Death as a Doorway

, by Christopher D. Hudson

By faith Enoch was taken from this life, so that he did not experience death: “He could not be found, because God had taken him away.” For before he was taken, he was commended as one who pleased God. 

My Greek professor at Wheaton College used to open class with devotions and prayer. His insights were so heartfelt—and so profound—that those few minutes became the highlight of my day. I remember him speaking quite often of a faithful man named Enoch (Heb. 11:5). 

The Greek word that Scripture uses to describe Enoch’s transition from this life to the next means “translation.” It implies movement from death to spiritual life. “Death isn’t something to be feared,” my professor would say. “It’s just translation from one life to the next, like a simple word translation from one language to another.” The essence of who we are is unchanged; just the language, or expression, has changed. Have you ever thought of death in that way?

If that translation process, that passing from one life to the next, seems frightening or unsettling, it’s only because of our limited perspective of our journey. We cling to this life—with all its frailties, imperfections, pain, and sorrow—because it’s all we know. Yet Scripture makes it clear that what awaits us in God’s presence is beyond even our fondest imagination.

One of Jesus’ final statements on the cross—“Father, into your hands I commit my spirit” (Luke 23:46)—offers comfort and assurance to all who follow him. The moment we pass from this life, we will find ourselves in the hands of our loving heavenly Father. We have no reason to fear that passage—and every reason to look forward to it.

A friend of mine tells the story of traveling home for Christmas break during his freshman year at Taylor University. At the time, first-semester freshmen weren’t allowed to have cars on campus, so my friend had to wait for his parents to make the fifty-mile drive to campus from their home in central Indiana.

By the time they arrived, the campus was nearly deserted. Dire warnings of an approaching “storm of the century” had prompted most students and faculty to accelerate their departures. A campus job and a particularly unfavorable final exam schedule had prevented my friend from doing the same.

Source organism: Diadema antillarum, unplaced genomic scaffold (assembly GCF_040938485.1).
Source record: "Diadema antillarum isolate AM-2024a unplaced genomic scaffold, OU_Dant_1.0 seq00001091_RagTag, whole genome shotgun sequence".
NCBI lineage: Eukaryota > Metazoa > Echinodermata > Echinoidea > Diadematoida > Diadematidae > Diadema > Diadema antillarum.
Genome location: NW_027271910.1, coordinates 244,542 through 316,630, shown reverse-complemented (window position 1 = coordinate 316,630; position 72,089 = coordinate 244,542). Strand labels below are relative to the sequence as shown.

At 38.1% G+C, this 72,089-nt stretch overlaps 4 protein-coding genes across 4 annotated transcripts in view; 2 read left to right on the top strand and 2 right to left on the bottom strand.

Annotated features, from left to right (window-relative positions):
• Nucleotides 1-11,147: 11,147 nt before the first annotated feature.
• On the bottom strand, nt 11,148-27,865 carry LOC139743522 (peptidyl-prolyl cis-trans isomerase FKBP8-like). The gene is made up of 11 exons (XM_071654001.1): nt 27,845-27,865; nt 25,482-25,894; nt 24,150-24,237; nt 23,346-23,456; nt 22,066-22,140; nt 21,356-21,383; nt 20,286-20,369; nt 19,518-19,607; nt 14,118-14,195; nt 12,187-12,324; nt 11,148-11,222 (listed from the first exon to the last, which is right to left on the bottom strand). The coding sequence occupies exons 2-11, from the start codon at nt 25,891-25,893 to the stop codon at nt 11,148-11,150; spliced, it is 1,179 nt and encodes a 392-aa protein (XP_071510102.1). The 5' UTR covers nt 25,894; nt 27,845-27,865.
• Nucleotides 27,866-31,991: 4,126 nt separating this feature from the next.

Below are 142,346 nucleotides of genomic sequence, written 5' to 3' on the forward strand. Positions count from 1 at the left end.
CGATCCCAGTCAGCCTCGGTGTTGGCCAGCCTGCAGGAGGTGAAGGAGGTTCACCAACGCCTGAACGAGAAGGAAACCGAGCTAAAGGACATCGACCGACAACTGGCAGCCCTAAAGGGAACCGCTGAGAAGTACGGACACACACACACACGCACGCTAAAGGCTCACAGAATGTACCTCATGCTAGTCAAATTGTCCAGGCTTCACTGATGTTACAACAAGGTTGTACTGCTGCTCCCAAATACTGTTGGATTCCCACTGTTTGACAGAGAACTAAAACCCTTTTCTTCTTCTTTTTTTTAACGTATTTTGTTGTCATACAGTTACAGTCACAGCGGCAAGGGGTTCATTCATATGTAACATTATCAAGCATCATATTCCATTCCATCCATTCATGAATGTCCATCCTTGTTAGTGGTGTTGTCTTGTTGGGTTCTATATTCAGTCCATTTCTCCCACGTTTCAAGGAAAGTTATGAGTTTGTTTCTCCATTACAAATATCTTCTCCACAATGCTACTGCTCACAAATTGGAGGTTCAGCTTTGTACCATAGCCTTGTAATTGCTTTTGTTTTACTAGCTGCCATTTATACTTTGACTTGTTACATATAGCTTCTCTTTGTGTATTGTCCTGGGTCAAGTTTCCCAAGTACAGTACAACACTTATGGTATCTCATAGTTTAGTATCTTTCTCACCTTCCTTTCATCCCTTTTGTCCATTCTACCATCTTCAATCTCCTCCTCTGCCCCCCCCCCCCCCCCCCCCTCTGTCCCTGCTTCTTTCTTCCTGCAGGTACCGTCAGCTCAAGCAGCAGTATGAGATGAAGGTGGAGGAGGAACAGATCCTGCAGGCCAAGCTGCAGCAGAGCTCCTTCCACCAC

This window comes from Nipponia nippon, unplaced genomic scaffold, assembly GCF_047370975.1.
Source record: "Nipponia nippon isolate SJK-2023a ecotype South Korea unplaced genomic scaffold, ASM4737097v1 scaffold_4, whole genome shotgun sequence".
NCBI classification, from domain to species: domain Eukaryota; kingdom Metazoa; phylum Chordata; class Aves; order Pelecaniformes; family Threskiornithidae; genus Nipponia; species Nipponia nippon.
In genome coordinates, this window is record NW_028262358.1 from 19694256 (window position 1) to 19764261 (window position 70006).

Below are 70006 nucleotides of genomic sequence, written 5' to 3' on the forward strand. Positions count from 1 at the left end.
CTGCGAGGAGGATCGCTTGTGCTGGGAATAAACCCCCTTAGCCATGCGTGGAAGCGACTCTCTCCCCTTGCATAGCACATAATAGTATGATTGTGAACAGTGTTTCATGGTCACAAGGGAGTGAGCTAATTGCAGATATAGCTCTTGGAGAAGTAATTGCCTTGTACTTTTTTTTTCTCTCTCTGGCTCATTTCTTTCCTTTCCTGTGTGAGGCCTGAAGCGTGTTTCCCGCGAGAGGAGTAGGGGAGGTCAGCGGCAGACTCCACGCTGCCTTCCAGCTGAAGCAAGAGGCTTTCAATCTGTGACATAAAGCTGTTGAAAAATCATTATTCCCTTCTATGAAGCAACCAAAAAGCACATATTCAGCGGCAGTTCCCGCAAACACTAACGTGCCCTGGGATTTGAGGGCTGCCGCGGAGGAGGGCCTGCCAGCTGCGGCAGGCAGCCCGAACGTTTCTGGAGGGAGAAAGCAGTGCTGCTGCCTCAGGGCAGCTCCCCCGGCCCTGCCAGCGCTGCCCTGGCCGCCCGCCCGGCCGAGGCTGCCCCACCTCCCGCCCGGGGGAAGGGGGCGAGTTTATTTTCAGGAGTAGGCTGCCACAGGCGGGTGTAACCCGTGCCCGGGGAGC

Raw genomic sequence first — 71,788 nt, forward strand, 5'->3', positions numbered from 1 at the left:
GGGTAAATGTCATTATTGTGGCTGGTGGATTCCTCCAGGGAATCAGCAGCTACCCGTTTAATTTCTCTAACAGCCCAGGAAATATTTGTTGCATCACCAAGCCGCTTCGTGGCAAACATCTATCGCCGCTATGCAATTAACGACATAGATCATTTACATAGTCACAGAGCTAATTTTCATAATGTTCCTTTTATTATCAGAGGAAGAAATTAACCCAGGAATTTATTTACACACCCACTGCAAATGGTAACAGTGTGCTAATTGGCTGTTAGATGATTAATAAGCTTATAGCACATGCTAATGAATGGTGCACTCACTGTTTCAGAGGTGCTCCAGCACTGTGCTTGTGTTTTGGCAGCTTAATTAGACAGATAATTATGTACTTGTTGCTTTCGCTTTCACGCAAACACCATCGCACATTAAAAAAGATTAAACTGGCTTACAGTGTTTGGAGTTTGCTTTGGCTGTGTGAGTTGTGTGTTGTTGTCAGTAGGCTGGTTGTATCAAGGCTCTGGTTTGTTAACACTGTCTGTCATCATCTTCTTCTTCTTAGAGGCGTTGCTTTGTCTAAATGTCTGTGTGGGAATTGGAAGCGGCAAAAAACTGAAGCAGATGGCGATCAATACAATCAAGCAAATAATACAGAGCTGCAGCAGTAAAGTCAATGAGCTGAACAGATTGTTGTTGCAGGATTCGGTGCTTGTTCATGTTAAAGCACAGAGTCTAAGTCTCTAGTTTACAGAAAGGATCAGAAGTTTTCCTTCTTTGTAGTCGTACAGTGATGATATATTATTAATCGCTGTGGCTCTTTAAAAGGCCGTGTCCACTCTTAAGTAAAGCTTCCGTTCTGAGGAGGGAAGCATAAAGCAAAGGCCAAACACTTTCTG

He and his parents quickly loaded the car, a 1982 Lincoln Continental, as a nasty mix of snow and ice began to fall. They made their way with some difficulty through the tiny towns and back roads that surrounded the campus until they reached Highway 13, the two-lane road they would follow the remaining thirty-five miles home.
And that’s when the excitement really began.

Visibility dropped from a mile to half a mile to one-tenth of a mile, until it descended into near whiteout conditions. The temperature plummeted. A radio newscaster warned of the dangers of the below-zero windchill factor and strongly advised all listeners to stay in their houses.
Unfortunately, staying put was no longer an option for the family, who were ever-so-slowly working their way south on Highway 13. With no snowplows in sight and a windshield that was freezing over faster than the defrost blower could warm it, improvisation became a necessity. In certain spots, my friend, who was riding shotgun, and his father, who was driving, were forced to open their doors and peer down at the ground in order to make sure they were still on the road. My friend’s mother, meanwhile, sent up white-knuckled prayers from the backseat.

The Lincoln steadily inched its way along as the tension inside the car mounted. One ill-advised turn of the wheel, one momentary loss of tire traction, could have been disastrous. That particular stretch of road was notoriously desolate. What’s more, the family had yet to see another car on Highway 13. And in those days before cell phones, there would have been no way to call for help if they had found themselves stranded.
So they pressed on, mile after agonizing mile, praying and sweating it out every inch of the way.

Some six hours after they had started their journey home, they spotted a welcome sight: the red and blue flashing lights of two police cars from their hometown parked perpendicularly across the northbound lane of Highway 13. Just beyond them was a large “Road Closed” sign in the middle of the highway.

The family pulled alongside the stunned police officers, who informed them that Highway 13 had been shut down for hours in both directions due to impassible road conditions.

Imagine the joy, relief, and thankfulness those family members felt when they finally walked in the door of their home—the destination they had envisioned for so long. Imagine how good it must have been to reunite with their loved ones there.

Perhaps that’s just a very small taste of what it will be like to pass through heaven’s doorway.

A couple of years ago, that beloved Greek professor was translated from this world to the next. I was sad to see my mentor leave this earth, but I look forward to rejoining him as my own life is translated from a faulty earthly language to a perfect heavenly tongue.

An edited version of this article will appear in my upcoming book Heaven & Hell: Are They Real (Releasing February, 2014).


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